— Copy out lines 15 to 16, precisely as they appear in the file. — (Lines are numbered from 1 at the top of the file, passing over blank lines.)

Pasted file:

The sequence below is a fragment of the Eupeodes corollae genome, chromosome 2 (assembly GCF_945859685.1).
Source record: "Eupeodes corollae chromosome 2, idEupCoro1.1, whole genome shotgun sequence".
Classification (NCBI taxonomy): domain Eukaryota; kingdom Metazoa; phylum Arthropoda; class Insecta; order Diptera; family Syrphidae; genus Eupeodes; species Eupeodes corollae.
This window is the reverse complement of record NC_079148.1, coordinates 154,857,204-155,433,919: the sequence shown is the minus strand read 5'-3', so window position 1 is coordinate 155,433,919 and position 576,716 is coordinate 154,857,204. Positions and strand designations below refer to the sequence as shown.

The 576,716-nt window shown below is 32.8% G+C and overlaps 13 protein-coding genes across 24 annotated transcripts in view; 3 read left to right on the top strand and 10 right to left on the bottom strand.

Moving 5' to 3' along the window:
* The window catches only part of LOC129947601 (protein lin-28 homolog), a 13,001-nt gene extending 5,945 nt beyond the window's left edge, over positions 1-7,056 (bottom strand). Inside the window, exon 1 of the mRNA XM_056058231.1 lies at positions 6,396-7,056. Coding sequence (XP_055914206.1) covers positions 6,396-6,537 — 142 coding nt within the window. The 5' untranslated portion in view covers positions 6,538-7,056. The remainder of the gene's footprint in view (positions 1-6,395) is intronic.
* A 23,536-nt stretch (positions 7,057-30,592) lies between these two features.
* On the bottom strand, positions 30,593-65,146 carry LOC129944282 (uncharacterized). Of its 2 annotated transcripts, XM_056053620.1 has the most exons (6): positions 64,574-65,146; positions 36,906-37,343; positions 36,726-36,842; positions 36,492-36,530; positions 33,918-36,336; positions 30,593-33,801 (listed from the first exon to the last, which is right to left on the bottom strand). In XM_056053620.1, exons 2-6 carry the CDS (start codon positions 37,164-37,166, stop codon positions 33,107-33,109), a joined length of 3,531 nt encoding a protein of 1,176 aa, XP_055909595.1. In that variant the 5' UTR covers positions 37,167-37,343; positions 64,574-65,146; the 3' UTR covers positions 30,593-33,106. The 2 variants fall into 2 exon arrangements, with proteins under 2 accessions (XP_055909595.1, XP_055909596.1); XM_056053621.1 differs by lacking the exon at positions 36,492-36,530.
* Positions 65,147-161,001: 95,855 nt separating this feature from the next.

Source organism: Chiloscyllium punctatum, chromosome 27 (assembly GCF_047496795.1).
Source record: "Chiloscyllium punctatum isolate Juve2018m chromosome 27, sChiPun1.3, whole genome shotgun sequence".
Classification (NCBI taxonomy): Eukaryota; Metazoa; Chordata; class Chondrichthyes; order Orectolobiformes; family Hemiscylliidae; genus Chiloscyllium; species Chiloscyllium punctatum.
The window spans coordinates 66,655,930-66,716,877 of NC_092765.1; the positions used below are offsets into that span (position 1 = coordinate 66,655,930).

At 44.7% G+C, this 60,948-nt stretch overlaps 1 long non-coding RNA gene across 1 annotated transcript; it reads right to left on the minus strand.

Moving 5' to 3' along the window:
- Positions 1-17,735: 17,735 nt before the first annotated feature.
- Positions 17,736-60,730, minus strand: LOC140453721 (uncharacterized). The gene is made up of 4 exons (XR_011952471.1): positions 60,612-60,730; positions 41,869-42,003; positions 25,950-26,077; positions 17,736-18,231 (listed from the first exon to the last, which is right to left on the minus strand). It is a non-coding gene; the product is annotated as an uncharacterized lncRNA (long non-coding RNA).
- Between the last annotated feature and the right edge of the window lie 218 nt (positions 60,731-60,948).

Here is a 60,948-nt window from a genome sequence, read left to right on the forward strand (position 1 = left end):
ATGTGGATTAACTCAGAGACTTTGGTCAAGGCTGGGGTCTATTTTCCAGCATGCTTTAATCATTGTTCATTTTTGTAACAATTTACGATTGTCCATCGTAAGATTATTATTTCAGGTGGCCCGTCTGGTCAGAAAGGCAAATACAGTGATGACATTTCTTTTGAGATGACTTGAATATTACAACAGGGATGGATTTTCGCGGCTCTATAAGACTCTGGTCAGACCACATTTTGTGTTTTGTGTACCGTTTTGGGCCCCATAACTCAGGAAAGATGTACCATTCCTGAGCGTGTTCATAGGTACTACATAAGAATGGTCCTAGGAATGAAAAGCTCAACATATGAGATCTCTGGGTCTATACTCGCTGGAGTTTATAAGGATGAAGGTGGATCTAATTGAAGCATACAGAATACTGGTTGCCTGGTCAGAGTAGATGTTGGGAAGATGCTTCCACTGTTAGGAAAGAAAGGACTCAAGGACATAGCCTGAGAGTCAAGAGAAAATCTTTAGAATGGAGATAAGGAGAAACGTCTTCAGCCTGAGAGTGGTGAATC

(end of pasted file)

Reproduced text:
At 44.7% G+C, this 60,948-nt stretch overlaps 1 long non-coding RNA gene across 1 annotated transcript; it reads right to left on the minus strand.

Moving 5' to 3' along the window: